If you ever want a quaint look at the not-so-distant past, spend some time watching or reading old warnings about our culture’s obsession with TV. A few years ago, I did a short write-up about a 1994 Washington Post feature about a family’s addiction to television. It features all four members of the family and their dutifully-followed TV schedules, interspersed with school programs to get kids to watch less TV:
“It is now 9:10 a.m. in the Delmar house. Fifty minutes have gone by since the alarm. Four TVs have been turned on. It will be another 16 hours before all the TVs are off and the house is once again quiet.
By the sink, Bonnie continues to watch “Regis & Kathie Lee.”
At the table, Ashley and Steven watch Speedy Gonzales in “Here Today, Gone Tamale.”
Looking at them, it’s hard to imagine three happier people.
The reason I see the treatment of such a lifestyle for its novelty (or even its dangers) as “quaint” is they were warning about the low levels of inactivity and the social alienation a TV addiction can cause. While not entirely wrong, these warnings for parents and kids seem like people using sandbags to fight a coming tsunami. The Internet has created an overwhelming cavalcade of content that also creates inactivity and social alienation, but it is beyond accepted. In fact, TV itself has largely undergone a re-creation as the most challenging art form of the past decade, with some deeming it “the new novel”.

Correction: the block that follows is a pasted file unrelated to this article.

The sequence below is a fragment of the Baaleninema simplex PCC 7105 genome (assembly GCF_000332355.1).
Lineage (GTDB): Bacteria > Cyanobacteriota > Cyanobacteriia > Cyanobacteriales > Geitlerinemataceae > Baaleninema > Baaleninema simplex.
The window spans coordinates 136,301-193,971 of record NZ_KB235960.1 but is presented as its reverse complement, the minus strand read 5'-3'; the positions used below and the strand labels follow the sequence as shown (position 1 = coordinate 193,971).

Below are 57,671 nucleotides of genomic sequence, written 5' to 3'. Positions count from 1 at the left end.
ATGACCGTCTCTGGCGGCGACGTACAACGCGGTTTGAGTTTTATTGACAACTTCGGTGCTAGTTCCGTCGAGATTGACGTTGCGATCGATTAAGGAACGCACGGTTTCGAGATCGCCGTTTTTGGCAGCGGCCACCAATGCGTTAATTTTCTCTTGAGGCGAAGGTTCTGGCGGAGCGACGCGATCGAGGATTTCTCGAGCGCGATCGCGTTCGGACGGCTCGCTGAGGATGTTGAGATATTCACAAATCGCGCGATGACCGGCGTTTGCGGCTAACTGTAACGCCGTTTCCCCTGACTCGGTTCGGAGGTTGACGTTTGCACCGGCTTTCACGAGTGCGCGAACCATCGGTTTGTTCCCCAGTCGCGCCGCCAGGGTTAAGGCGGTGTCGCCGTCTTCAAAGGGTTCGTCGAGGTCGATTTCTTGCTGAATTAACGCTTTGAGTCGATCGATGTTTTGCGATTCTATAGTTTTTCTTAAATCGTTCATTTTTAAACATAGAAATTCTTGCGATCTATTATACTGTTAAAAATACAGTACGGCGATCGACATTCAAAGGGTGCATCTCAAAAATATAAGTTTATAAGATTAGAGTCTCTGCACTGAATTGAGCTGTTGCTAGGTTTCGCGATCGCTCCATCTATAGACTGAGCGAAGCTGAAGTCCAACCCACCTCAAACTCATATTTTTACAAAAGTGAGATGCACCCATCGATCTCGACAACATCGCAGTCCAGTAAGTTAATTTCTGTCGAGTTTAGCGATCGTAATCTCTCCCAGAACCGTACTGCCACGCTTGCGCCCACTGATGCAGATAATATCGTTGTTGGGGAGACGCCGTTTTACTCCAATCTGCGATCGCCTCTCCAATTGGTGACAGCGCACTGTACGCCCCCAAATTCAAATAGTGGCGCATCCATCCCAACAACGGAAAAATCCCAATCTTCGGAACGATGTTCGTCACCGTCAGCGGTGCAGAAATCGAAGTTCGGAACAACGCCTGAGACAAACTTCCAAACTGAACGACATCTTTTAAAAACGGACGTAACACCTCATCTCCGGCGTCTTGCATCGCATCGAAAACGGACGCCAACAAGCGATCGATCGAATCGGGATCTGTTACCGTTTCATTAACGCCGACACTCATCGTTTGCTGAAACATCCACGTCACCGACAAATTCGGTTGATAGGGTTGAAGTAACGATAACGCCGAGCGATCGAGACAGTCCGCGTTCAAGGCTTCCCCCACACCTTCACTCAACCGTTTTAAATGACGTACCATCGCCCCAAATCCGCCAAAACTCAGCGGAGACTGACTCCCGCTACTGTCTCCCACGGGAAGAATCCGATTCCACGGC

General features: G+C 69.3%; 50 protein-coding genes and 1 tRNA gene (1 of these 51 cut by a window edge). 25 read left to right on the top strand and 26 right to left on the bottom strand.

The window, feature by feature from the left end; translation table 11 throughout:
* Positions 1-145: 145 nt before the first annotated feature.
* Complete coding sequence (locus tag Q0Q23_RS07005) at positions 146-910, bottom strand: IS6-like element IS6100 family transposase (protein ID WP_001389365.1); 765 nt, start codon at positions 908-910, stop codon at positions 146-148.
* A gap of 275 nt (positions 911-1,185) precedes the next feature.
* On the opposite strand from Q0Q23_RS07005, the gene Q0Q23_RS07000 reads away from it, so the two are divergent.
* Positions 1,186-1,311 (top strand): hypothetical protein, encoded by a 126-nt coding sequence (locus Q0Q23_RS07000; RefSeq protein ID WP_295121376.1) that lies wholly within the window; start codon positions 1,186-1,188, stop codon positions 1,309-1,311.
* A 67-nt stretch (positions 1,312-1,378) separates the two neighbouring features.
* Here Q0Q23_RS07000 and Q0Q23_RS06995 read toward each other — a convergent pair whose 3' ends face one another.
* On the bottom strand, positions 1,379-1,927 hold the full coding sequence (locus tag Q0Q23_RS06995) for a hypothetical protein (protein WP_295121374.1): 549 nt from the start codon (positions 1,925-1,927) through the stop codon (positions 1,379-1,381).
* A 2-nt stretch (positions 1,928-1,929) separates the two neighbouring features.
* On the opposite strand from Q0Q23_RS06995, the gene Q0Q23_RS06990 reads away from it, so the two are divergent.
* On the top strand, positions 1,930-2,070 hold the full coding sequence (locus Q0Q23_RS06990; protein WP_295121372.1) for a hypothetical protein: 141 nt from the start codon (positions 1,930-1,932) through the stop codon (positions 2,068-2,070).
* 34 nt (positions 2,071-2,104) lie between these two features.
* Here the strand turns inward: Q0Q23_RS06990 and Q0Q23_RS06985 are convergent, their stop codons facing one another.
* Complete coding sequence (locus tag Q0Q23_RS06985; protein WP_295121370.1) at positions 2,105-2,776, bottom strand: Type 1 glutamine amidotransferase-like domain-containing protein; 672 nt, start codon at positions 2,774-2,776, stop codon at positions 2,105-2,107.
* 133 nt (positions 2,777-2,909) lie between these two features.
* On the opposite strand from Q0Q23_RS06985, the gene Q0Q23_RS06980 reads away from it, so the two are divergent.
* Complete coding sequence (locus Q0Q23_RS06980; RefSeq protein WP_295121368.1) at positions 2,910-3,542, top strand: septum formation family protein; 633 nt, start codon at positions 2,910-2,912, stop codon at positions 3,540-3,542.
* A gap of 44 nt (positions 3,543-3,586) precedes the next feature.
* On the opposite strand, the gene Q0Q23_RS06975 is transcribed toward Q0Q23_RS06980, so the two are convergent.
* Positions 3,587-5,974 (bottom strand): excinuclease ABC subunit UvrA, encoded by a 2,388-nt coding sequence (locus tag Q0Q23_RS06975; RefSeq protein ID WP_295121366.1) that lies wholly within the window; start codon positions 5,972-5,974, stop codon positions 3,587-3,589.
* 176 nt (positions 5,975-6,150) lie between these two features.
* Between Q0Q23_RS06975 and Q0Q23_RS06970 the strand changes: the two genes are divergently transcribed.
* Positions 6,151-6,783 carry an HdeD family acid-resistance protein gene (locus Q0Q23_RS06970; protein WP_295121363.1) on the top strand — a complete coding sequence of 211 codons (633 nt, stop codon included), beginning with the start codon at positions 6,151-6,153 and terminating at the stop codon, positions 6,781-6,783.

It’s with this in mind that I found the 1996 Jim Carrey and Matthew Broderick movie The Cable Guy all the more absurd. Its central plot follows a deranged and lonely cable worker (Carrey) going full stalker on an unassuming customer (Broderick). Through deception and an undying devotion to make friends, the titular guy ruins the life of his target.
Near the beginning, when Carrey invites Broderick to see a massive TV satellite dish, he somewhat surprisingly predicts the future of our content addiction (this scene is from the end of the film but Carrey simply repeats the speech he gives earlier):